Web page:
The economic and innovative power of mechanical engineers in Germany are seen as the beacon of hope when it comes to solving mammoth tasks such as resource efficiency, new forms of mobility or the development of new energy sources and climate change. Mechanical engineering truly forms the backbone of the German economy.
To put it in a nutshell: as a mechanical engineer in Germany, you're truly the silent hero of Industry 4.0, indispensable for the German economy.
It doesn't take much to daydream about the future prospects as a mechanical engineer in Germany: top job prospects, good entry-level salary; as a mechanical engineer, you'll hit the bull's-eye on the career front. Although the future prospects are good enough to butter you up, you have to keep in mind that the road ahead will be rocky.
Students who will be working on complicated machine designs and production in the course of their day-to-day lives won't be able to escape the following modules:
Efficient, pragmatic, reserved, focused and analytical: that's about what describes you as a mechanical engineer in Germany.
As the silent heroes of Industry 4.0, mechanical engineering is responsible for the 'Made in Germany' label; with their development, design and production of highly complex technical machines, they are tinkering with the answers to mammoth tasks such as resource efficiency, new forms of mobility or the development of new energy sources and climate change.
Ernst & Young has taken a close look at the backbone of the German economy:
in 2016, the turnover of the German mechanical engineering industry cracked a record high of a good 228 billion euros.”
And also in an international perspective, Germany remains the largest machinery exporting country with a share of 15.4 percent of global machinery exports. The label 'Made in Germany' remains an indicator of quality.
There's one thing you need to bring with you to study mechanical engineering in Germany: time. As an international student, you can expect to be away from your home country for at least the standard study period of 10 semesters. Mechanical engineering studies in Germany are divided into about 6 semesters up to the Bachelor's degree and another 4 semesters up to the Master's degree.
Now it's down to the nitty gritty: Where can you study mechanical engineering in Germany? You'll find a wide range of choices at universities and universities of applied sciences. You're more of a practical type? Then you can take mechanical engineering in Germany at universities of applied sciences, with close supervision and practical work; for the more theoretical among you, universities are the better choice.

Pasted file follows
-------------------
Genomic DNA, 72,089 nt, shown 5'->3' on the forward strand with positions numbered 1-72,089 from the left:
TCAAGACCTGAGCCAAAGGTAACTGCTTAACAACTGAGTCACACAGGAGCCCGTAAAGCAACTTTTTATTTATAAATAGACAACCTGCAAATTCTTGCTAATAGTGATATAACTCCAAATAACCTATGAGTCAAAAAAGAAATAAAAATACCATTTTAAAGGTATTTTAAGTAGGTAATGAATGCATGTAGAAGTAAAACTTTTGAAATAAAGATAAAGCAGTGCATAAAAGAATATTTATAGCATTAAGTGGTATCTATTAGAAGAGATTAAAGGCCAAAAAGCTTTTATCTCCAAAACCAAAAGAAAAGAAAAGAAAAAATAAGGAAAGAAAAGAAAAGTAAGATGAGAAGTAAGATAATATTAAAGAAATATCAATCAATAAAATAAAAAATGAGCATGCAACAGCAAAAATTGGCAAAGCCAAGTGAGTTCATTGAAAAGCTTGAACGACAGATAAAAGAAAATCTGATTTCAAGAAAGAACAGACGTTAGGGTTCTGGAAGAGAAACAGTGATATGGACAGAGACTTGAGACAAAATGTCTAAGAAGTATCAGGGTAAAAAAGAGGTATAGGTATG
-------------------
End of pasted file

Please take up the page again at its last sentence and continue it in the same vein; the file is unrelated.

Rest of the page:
The direct survey of hiring personnel, conducted annually by Universum on behalf of Wirtschaftswoche, gives a somewhat more precise picture of the top universities in Germany for mechanical engineering:
|Rank||University||University of applied science|
|1.||RWTH Aachen||FH Aachen|
|2.||TU München||HAW München|
|3.||KIT Karlsruhe||HS Darmstadt|
|4.||TU Darmstadt||HS Esslingen|
|5.||TU Berlin||HTW Berlin|
|6.||TU Kaiserslautern||HS Karlsruhe|
|7.||Uni Stuttgart||HAW Hamburg|
|8.||Uni Dresden||TH Köln|
|9.||Uni Dortmund||HTWK Leipzig|
|10.||TU Braunschweig||HS Mannheim|
After ten semesters full of focus on complex physical relationships and higher mathematical equations, you're looking at a hefty entry-level salary.
As a mechanical engineer,
you earn an average starting salary of 46,391 euros gross per year with a Bachelor's degree”
and almost 48,749 euros with a Master's degree. Add a doctorate or an MBA and you can easily reach the salary mark of 60,000 euros.
Good to know: The top industry for mechanical engineers is automotive engineering. You will find the big car manufacturers in the south around Stuttgart as well as VW in Wolfsburg.
Yes, as a graduate of mechanical engineering in Germany your chances of starting a career after graduation are among the highest. The demand for good mechanical engineers is very high, which means that the transition from education to working life is usually very quick and smooth.
In 2018, the Federal Employment Agency counted around 130,000 engineers employed on social insurance, while just 3,600 were unemployed. Due to the shortage of skilled workers in Germany and also the range of operations of engineers, it is rather easy to find a job in the professional field.
Up until 2029, the Association of German Engineers (VDI) expects that around 700,000 of their colleagues will have to be replaced due to age. That's almost 42 per cent of the workforce! This doesn't even take into account the demand from possible new fields of business.